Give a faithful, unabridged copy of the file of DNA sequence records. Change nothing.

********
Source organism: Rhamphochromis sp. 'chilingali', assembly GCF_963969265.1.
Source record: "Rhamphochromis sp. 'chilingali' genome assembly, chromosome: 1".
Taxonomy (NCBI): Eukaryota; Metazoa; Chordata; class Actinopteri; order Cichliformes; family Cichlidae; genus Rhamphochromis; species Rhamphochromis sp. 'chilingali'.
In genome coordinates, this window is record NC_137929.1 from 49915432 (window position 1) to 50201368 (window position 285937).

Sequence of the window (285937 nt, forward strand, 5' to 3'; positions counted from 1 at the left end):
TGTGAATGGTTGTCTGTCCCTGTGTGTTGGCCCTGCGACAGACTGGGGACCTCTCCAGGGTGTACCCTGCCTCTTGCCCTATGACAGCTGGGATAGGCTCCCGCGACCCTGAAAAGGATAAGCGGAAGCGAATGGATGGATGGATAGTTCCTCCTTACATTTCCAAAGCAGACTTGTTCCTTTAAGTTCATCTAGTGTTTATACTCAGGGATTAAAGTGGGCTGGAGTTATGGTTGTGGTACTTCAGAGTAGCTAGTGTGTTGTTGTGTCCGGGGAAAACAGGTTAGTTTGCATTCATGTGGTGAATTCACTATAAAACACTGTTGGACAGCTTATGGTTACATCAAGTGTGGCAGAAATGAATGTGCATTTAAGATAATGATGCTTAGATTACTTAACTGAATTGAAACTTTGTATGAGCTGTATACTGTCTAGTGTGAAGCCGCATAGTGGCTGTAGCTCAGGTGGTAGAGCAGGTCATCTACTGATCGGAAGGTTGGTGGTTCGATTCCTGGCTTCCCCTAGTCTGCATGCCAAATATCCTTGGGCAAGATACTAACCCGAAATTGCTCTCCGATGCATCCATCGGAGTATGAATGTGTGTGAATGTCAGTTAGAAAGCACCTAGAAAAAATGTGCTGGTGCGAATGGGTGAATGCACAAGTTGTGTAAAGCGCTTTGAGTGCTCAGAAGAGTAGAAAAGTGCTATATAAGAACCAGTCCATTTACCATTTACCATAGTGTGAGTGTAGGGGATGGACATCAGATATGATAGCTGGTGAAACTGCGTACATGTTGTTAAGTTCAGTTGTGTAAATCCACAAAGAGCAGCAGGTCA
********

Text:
Source organism: Rhamphochromis sp. 'chilingali', assembly GCF_963969265.1.
Source record: "Rhamphochromis sp. 'chilingali' genome assembly, chromosome: 1".
Taxonomy (NCBI): Eukaryota; Metazoa; Chordata; class Actinopteri; order Cichliformes; family Cichlidae; genus Rhamphochromis; species Rhamphochromis sp. 'chilingali'.
In genome coordinates, this window is record NC_137929.1 from 49915432 (window position 1) to 50201368 (window position 285937).

Sequence of the window (285937 nt, forward strand, 5' to 3'; positions counted from 1 at the left end):
TGTGAATGGTTGTCTGTCCCTGTGTGTTGGCCCTGCGACAGACTGGGGACCTCTCCAGGGTGTACCCTGCCTCTTGCCCTATGACAGCTGGGATAGGCTCCCGCGACCCTGAAAAGGATAAGCGGAAGCGAATGGATGGATGGATAGTTCCTCCTTACATTTCCAAAGCAGACTTGTTCCTTTAAGTTCATCTAGTGTTTATACTCAGGGATTAAAGTGGGCTGGAGTTATGGTTGTGGTACTTCAGAGTAGCTAGTGTGTTGTTGTGTCCGGGGAAAACAGGTTAGTTTGCATTCATGTGGTGAATTCACTATAAAACACTGTTGGACAGCTTATGGTTACATCAAGTGTGGCAGAAATGAATGTGCATTTAAGATAATGATGCTTAGATTACTTAACTGAATTGAAACTTTGTATGAGCTGTATACTGTCTAGTGTGAAGCCGCATAGTGGCTGTAGCTCAGGTGGTAGAGCAGGTCATCTACTGATCGGAAGGTTGGTGGTTCGATTCCTGGCTTCCCCTAGTCTGCATGCCAAATATCCTTGGGCAAGATACTAACCCGAAATTGCTCTCCGATGCATCCATCGGAGTATGAATGTGTGTGAATGTCAGTTAGAAAGCACCTAGAAAAAATGTGCTGGTGCGAATGGGTGAATGCACAAGTTGTGTAAAGCGCTTTGAGTGCTCAGAAGAGTAGAAAAGTGCTATATAAGAACCAGTCCATTTACCATTTACCATAGTGTGAGTGTAGGGGATGGACATCAGATATGATAGCTGGTGAAACTGCGTACATGTTGTTAAGTTCAGTTGTGTAAATCCACAAAGAGCAGCAGGTCA